Investments in cyber security should be futuristic: Mrityunjay Mahapatra, DMD and CIO, SBI
“We are the first bank in this country that has deployed ethical hackers. These hackers are continuously trying to exploit the weaknesses in our system and telling us the areas where improvements are needed. We are investing heavily in the security operations center and are one of the biggest recruiter of security experts in the banking space,” says Mrityunjay Mahapatra, Deputy Managing Director & Chief Information Officer, SBI.
In an exclusive conversation with Ankush Kumar, Mahapatra gave an overview of the rising cyber security concerns in the banking space and the preparedness of SBI in mitigating such threats. State Bank of India is country’s largest bank with a network of more than 13000 branches and five associate banks located even in the remotest parts of India. The bank is also devising standard operating process which includes escalation matrix and formation of war rooms for combating new age security threats.
How do you see the present structure of digitization in the Indian banking sector?
There are two kinds of digital activities that are happening in the banking space. One is the seen part which is visible to all and the other is the unseen activities, that happens in the back end and usually the customer is not aware of it. The seen part of digitization is what we are doing in terms of customer experience, delivering banking products and providing services in digital platforms like mobile, web, ATMs, channels, etc. Then there is not so seen part of digitization that we are doing. These include initiatives like collection of payment data, cash movement data, last mile infrastructure and connectivity where the platform is required to be robust, scalable and reliable.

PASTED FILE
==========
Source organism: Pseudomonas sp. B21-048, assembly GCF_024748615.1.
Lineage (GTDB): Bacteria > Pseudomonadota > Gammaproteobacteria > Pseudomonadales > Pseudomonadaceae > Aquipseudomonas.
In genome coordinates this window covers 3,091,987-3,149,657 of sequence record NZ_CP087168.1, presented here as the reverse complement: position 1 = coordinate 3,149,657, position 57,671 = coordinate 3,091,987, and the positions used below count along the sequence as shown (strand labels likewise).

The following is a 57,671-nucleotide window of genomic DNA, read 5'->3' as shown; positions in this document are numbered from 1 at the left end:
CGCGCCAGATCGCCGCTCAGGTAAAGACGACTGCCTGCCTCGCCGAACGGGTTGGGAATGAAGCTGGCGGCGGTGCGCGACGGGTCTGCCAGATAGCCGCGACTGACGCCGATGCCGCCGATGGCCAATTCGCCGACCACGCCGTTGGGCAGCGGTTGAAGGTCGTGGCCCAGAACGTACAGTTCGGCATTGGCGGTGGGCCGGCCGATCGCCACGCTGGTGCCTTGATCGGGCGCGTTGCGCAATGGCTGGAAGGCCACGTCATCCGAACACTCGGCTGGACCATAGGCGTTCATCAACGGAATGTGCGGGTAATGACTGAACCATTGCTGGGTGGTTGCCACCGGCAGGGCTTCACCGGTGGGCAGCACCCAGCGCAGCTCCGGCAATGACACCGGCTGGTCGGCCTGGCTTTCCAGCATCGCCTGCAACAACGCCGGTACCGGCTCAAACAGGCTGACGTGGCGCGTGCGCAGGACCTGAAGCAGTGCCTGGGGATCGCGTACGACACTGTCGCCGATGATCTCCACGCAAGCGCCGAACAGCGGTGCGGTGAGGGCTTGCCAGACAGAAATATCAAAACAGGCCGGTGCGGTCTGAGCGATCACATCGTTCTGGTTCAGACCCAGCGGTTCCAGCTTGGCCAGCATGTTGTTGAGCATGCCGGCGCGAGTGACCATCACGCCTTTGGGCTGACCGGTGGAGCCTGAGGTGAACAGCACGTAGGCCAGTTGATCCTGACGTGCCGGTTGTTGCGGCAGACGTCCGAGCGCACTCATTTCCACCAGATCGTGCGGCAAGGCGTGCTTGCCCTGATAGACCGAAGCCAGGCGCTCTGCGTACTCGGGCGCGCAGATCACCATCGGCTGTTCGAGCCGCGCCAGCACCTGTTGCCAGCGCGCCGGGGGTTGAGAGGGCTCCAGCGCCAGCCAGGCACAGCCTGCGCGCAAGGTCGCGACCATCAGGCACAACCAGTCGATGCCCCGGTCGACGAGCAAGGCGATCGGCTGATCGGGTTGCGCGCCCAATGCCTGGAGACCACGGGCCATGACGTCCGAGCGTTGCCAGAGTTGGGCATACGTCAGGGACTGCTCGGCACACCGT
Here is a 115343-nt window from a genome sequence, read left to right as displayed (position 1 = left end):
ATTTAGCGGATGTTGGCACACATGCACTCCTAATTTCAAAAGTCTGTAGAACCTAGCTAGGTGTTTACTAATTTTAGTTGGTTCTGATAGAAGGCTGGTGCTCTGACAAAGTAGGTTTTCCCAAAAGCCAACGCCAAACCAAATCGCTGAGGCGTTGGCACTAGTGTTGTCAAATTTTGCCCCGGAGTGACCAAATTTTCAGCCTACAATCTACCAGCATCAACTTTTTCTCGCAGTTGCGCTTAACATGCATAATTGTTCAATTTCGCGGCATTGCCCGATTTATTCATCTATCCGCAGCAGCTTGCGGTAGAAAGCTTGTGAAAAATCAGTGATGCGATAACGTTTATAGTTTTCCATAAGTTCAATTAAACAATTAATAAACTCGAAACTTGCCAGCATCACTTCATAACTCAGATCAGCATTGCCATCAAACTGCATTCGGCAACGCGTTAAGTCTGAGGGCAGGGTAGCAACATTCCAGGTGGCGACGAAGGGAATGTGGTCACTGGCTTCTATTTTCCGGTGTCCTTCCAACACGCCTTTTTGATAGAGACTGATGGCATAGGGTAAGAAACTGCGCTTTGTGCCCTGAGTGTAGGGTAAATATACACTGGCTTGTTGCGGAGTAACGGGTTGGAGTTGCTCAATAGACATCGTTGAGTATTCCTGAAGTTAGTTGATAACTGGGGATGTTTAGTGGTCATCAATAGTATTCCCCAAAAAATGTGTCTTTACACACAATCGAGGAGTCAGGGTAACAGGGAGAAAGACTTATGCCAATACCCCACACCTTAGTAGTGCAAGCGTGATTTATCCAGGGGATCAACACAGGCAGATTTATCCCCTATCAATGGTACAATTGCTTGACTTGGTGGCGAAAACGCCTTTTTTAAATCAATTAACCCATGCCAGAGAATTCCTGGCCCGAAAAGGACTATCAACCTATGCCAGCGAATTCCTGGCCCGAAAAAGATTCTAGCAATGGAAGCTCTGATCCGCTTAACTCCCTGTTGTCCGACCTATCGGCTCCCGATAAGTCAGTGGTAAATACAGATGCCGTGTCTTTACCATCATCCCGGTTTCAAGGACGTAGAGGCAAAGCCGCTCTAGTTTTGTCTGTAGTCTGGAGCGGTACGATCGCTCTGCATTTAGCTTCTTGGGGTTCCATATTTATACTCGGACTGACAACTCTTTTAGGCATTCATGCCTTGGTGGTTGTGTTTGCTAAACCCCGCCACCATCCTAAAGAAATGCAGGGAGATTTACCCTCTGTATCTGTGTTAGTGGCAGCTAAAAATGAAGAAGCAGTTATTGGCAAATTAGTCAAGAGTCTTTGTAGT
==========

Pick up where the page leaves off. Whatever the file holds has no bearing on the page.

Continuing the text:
So there are many parts of technology; citizen centered technology, government centered technology, business centered technology, which are getting delivered unseen. And those have been taken as part of the hygiene of the ecosystem. This shouldn’t have been possible without adopting a digital ecosystem.
Digital in my view is what we are doing in the public domain, whether it is internet of things, payment system, cloud, mobility, etc. In addition, there are large system of productivity oriented, security oriented, and governance oriented initiatives which is happening in digital.
Why cyber security is considered to be the biggest concerns for banks ?
The banking sector has to be always prepared. The coefficient of magnification of same cyber incidents in any other sectors like manufacturing would gain the same amount of prominence in other sectors. But in banking the magnification is too much. Here a small incident could be blown out of proportion because people are concerned about their hard earned money and overall financial security is at the stake.
The truth is whatever we do, we cannot avoid incidents happening, because whoever are the cyber criminals, they have the ability of innovating and striking at will. Even if five percent of their efforts succeed, they could bring havoc to the system. For example, a DDoS attack, Distributed Denial of Service, the rogue traffic has essentially stopped benign traffic or genuine traffic from going to our applications. And every application has an inherited capability to stall it. So, it goes into hyperactive mode and the application gradually comes around. Therefore, whether it is DDoS, SQL Injection or any other newer methods we will have to be prepared for it.
What measures can be taken to mitigate advance attacks like DDoS ? What is the strategy of SBI to combat such security threats ?